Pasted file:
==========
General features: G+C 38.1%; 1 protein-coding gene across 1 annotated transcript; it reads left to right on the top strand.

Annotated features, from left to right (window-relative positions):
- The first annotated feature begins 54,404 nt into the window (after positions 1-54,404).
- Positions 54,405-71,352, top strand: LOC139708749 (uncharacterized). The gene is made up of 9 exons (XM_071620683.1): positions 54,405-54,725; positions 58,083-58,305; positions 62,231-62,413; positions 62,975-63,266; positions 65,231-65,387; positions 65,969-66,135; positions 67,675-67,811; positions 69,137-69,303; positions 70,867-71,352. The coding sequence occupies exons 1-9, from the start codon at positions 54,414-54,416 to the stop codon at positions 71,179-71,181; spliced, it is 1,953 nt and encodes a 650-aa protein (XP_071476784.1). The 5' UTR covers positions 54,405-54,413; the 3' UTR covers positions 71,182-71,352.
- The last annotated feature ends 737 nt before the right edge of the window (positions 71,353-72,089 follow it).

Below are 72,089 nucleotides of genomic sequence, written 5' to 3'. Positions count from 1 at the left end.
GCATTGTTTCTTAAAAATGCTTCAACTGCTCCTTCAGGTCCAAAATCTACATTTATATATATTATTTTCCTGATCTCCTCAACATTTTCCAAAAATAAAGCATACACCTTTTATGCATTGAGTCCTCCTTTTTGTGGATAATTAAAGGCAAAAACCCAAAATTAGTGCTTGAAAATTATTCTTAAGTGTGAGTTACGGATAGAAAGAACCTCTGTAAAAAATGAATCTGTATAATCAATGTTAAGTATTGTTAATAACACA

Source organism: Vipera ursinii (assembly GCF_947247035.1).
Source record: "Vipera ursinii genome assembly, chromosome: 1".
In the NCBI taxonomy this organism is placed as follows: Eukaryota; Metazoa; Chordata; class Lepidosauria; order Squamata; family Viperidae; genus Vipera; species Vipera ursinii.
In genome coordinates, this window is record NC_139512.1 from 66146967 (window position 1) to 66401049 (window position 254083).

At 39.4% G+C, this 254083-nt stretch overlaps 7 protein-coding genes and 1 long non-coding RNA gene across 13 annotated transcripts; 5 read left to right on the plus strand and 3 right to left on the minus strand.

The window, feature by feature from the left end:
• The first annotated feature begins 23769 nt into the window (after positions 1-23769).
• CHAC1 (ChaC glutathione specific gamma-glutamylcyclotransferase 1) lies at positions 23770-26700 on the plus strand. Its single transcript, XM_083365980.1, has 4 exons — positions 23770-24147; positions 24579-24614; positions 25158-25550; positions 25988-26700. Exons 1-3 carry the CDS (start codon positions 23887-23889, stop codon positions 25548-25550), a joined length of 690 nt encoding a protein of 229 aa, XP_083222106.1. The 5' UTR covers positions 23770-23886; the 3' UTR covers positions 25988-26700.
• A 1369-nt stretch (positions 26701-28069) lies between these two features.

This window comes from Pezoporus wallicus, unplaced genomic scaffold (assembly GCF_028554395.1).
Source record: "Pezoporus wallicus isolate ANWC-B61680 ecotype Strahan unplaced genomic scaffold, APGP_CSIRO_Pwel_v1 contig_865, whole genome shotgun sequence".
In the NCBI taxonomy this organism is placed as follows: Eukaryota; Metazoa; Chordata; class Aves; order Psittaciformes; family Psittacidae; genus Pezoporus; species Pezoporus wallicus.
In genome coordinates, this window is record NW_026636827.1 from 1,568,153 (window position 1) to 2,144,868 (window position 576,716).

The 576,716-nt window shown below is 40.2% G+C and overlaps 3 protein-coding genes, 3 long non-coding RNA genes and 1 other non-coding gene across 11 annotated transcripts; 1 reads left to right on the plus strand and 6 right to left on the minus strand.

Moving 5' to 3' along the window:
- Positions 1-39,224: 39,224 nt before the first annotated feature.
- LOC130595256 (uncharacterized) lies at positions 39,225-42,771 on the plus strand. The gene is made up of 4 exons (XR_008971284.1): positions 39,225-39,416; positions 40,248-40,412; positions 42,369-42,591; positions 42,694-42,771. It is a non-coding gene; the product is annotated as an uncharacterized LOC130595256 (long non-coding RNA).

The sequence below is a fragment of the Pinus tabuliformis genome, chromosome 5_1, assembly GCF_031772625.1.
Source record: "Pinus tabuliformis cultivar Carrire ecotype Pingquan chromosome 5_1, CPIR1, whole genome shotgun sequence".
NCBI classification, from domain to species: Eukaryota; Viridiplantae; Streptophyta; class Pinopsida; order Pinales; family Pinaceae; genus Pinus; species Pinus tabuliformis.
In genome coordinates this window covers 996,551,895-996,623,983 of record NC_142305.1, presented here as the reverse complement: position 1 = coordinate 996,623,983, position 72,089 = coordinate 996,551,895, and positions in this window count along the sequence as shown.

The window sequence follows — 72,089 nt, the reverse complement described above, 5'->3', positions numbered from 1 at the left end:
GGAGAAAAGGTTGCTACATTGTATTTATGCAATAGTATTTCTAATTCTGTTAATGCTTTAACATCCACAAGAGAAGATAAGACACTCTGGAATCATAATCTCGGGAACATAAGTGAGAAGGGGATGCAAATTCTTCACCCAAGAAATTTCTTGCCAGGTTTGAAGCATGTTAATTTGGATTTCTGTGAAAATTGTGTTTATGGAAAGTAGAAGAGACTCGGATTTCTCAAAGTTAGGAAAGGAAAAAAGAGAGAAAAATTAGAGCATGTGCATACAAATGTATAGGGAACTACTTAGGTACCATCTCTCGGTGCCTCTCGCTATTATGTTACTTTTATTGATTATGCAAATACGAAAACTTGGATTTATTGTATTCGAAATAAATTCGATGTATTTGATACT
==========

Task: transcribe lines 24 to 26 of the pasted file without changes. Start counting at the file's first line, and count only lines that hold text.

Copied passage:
- LOC130595256 (uncharacterized) lies at positions 39,225-42,771 on the plus strand. The gene is made up of 4 exons (XR_008971284.1): positions 39,225-39,416; positions 40,248-40,412; positions 42,369-42,591; positions 42,694-42,771. It is a non-coding gene; the product is annotated as an uncharacterized LOC130595256 (long non-coding RNA).

The sequence below is a fragment of the Pinus tabuliformis genome, chromosome 5_1, assembly GCF_031772625.1.
Source record: "Pinus tabuliformis cultivar Carrire ecotype Pingquan chromosome 5_1, CPIR1, whole genome shotgun sequence".